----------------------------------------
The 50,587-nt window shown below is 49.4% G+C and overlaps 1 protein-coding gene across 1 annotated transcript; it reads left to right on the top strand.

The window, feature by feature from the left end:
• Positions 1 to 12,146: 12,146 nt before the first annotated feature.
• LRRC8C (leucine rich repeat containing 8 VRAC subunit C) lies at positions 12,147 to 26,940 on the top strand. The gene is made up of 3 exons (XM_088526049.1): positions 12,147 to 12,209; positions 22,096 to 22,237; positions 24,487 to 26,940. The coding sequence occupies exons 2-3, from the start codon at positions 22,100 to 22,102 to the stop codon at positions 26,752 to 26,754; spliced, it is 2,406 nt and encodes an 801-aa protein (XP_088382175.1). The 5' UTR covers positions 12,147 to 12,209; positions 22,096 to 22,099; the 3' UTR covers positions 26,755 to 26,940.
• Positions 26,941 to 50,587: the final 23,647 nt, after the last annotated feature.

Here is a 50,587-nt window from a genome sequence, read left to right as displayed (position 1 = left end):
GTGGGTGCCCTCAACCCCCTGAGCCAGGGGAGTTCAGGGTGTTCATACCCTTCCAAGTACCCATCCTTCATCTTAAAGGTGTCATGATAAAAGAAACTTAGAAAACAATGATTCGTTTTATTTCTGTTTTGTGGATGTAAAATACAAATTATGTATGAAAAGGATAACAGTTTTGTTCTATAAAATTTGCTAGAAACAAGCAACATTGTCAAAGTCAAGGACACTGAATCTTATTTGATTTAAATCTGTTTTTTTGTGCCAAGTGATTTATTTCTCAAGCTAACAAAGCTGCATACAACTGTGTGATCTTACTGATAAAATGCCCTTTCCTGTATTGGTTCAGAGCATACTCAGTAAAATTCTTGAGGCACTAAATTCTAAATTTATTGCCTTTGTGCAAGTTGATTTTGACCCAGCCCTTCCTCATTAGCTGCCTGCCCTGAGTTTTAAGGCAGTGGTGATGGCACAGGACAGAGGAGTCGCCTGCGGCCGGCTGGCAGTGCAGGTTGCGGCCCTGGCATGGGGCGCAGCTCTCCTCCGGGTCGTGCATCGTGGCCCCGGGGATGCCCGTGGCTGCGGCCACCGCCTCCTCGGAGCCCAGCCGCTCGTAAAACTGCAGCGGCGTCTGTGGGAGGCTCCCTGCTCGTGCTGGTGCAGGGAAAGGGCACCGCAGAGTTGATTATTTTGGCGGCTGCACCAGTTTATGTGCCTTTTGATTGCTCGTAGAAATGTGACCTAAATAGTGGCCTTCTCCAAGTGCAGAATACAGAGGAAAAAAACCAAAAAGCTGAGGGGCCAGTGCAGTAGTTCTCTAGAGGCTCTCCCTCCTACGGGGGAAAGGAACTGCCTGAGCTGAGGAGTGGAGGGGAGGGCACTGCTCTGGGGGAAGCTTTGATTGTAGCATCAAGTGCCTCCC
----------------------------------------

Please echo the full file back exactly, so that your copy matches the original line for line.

The 50,587-nt window shown below is 49.4% G+C and overlaps 1 protein-coding gene across 1 annotated transcript; it reads left to right on the top strand.

The window, feature by feature from the left end:
• Positions 1 to 12,146: 12,146 nt before the first annotated feature.
• LRRC8C (leucine rich repeat containing 8 VRAC subunit C) lies at positions 12,147 to 26,940 on the top strand. The gene is made up of 3 exons (XM_088526049.1): positions 12,147 to 12,209; positions 22,096 to 22,237; positions 24,487 to 26,940. The coding sequence occupies exons 2-3, from the start codon at positions 22,100 to 22,102 to the stop codon at positions 26,752 to 26,754; spliced, it is 2,406 nt and encodes an 801-aa protein (XP_088382175.1). The 5' UTR covers positions 12,147 to 12,209; positions 22,096 to 22,099; the 3' UTR covers positions 26,755 to 26,940.
• Positions 26,941 to 50,587: the final 23,647 nt, after the last annotated feature.

Here is a 50,587-nt window from a genome sequence, read left to right as displayed (position 1 = left end):
GTGGGTGCCCTCAACCCCCTGAGCCAGGGGAGTTCAGGGTGTTCATACCCTTCCAAGTACCCATCCTTCATCTTAAAGGTGTCATGATAAAAGAAACTTAGAAAACAATGATTCGTTTTATTTCTGTTTTGTGGATGTAAAATACAAATTATGTATGAAAAGGATAACAGTTTTGTTCTATAAAATTTGCTAGAAACAAGCAACATTGTCAAAGTCAAGGACACTGAATCTTATTTGATTTAAATCTGTTTTTTTGTGCCAAGTGATTTATTTCTCAAGCTAACAAAGCTGCATACAACTGTGTGATCTTACTGATAAAATGCCCTTTCCTGTATTGGTTCAGAGCATACTCAGTAAAATTCTTGAGGCACTAAATTCTAAATTTATTGCCTTTGTGCAAGTTGATTTTGACCCAGCCCTTCCTCATTAGCTGCCTGCCCTGAGTTTTAAGGCAGTGGTGATGGCACAGGACAGAGGAGTCGCCTGCGGCCGGCTGGCAGTGCAGGTTGCGGCCCTGGCATGGGGCGCAGCTCTCCTCCGGGTCGTGCATCGTGGCCCCGGGGATGCCCGTGGCTGCGGCCACCGCCTCCTCGGAGCCCAGCCGCTCGTAAAACTGCAGCGGCGTCTGTGGGAGGCTCCCTGCTCGTGCTGGTGCAGGGAAAGGGCACCGCAGAGTTGATTATTTTGGCGGCTGCACCAGTTTATGTGCCTTTTGATTGCTCGTAGAAATGTGACCTAAATAGTGGCCTTCTCCAAGTGCAGAATACAGAGGAAAAAAACCAAAAAGCTGAGGGGCCAGTGCAGTAGTTCTCTAGAGGCTCTCCCTCCTACGGGGGAAAGGAACTGCCTGAGCTGAGGAGTGGAGGGGAGGGCACTGCTCTGGGGGAAGCTTTGATTGTAGCATCAAGTGCCTCCC